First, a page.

Tears of the Kingdom also has its own rope-like physics flex: Another viral clip showed a door opening using four wheels and a chain. That’s a complex interaction that takes no shortcuts, Wardell told Polygon. “As a rule, physics engines take a lot of shortcuts and make a lot of assumptions, both for optimization purposes and to keep developers from pulling their own hair out,” Wardell said. “Almost all of these shortcuts, whether it be collision-free ropes [or] rotating objects only applying forces in specific ways, would make this kind of mechanism flat-out not work, or the chain start vibrating until it disappears from view in a single frame, or some other infamous physics glitch.”

He said that rope bugs “vibrating out of control” are so common because of these problems. “If you don’t do everything just right, one movement will cause the other parts of the rope to move, and their movement will cause more collisions — God forbid you want the rope to collide with itself. Those collisions will cause more nudges, which is more movement, which ends up with your robe vibrating out of the map.”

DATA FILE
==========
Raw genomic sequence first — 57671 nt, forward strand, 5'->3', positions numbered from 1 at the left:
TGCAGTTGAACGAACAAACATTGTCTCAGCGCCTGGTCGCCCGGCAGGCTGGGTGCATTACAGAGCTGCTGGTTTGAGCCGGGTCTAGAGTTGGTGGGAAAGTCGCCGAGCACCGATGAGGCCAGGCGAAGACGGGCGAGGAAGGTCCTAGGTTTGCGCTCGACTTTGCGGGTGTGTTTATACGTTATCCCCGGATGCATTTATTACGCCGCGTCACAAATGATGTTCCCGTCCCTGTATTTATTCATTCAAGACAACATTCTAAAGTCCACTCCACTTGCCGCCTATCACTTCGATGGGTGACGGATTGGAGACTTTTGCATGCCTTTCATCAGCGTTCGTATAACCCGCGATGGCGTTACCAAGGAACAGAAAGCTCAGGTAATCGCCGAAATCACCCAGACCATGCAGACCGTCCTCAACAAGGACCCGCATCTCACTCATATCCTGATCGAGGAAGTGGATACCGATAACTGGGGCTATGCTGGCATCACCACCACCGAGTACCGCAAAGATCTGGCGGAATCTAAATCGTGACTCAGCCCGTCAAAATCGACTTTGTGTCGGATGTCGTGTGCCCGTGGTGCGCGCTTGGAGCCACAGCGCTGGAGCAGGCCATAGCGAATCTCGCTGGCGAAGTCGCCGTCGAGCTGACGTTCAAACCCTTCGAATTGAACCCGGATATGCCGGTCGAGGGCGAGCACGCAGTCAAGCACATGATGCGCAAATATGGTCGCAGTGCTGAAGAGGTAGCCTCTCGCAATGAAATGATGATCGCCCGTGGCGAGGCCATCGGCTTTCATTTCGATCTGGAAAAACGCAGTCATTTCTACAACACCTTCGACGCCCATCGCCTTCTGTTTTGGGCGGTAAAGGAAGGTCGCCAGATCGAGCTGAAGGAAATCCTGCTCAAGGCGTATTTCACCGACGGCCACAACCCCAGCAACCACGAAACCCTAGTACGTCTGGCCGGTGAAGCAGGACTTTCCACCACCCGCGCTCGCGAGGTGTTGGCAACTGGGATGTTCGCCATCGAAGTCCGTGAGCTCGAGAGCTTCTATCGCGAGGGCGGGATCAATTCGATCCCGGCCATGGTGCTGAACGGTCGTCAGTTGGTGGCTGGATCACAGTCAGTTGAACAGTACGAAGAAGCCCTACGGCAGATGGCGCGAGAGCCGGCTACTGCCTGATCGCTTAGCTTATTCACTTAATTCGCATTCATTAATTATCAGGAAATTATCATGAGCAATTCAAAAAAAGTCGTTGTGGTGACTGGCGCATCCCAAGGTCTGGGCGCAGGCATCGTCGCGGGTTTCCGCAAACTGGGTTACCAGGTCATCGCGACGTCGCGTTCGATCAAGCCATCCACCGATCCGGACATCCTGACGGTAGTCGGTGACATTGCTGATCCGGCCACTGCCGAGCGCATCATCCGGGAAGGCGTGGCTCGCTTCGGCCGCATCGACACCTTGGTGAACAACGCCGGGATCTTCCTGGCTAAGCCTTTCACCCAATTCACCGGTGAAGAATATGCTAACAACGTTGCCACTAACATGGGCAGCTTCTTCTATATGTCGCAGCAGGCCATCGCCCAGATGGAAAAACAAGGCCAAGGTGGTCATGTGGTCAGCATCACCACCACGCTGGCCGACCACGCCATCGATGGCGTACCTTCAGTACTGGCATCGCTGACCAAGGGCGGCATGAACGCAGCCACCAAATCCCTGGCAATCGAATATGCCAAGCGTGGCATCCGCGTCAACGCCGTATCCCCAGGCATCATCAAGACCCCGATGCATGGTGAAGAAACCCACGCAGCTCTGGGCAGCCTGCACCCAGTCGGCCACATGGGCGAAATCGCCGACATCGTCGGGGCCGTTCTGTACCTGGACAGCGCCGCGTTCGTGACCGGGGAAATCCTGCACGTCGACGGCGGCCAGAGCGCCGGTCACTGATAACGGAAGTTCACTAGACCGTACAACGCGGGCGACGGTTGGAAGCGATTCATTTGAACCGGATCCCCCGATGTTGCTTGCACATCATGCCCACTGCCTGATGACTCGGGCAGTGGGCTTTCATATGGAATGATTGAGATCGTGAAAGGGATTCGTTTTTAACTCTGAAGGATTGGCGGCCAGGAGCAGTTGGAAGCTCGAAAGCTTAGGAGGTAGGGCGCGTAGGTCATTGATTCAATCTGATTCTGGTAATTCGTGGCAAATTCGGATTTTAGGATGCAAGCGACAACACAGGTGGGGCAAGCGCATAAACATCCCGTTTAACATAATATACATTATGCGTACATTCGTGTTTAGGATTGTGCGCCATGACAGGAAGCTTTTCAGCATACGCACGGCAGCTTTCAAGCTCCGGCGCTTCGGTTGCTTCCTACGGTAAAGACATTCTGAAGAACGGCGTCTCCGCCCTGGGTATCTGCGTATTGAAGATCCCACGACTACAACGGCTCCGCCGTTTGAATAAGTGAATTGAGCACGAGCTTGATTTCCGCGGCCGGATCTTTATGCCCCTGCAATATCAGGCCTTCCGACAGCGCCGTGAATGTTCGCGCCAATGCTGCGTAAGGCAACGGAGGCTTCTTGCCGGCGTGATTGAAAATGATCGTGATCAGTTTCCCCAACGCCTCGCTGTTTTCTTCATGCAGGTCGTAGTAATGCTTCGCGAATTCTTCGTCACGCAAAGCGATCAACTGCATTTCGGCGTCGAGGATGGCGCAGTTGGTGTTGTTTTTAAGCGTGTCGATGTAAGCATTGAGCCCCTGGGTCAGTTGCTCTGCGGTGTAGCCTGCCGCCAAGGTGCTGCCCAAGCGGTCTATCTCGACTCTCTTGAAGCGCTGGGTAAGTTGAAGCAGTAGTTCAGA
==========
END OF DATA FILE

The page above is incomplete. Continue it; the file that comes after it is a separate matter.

Doshi explained that complex physics are common in games, but said that Tears of the Kingdom pushes the limits of its engine to create exceptional gameplay and puzzles. “Realistic physics simulations take hours to do calculations to make sure it is highly precise and accurate,” he said. “Game physics needs to produce similar results every 16-32 milliseconds (60-30 frames per second).”

Some games are able to avoid these complexities by designing around them, Doshi said. That means restricting player action, which is the antithesis of Tears of the Kingdom’s design. There are constraints, but somehow, in this game, it still feels like nothing is off-limits.

“In game development, it’s not if physics will break down but when,” Gravity Well senior engineer and former Call of Duty developer Josh Caratelli told Polygon. That’s why there’s a whole Reddit page about physics goofs — player characters ragdolling into oblivion or enemies bouncing off the walls. It’s not that games with physics bugs or glitches are poorly made; it’s just really easy for things to go wrong.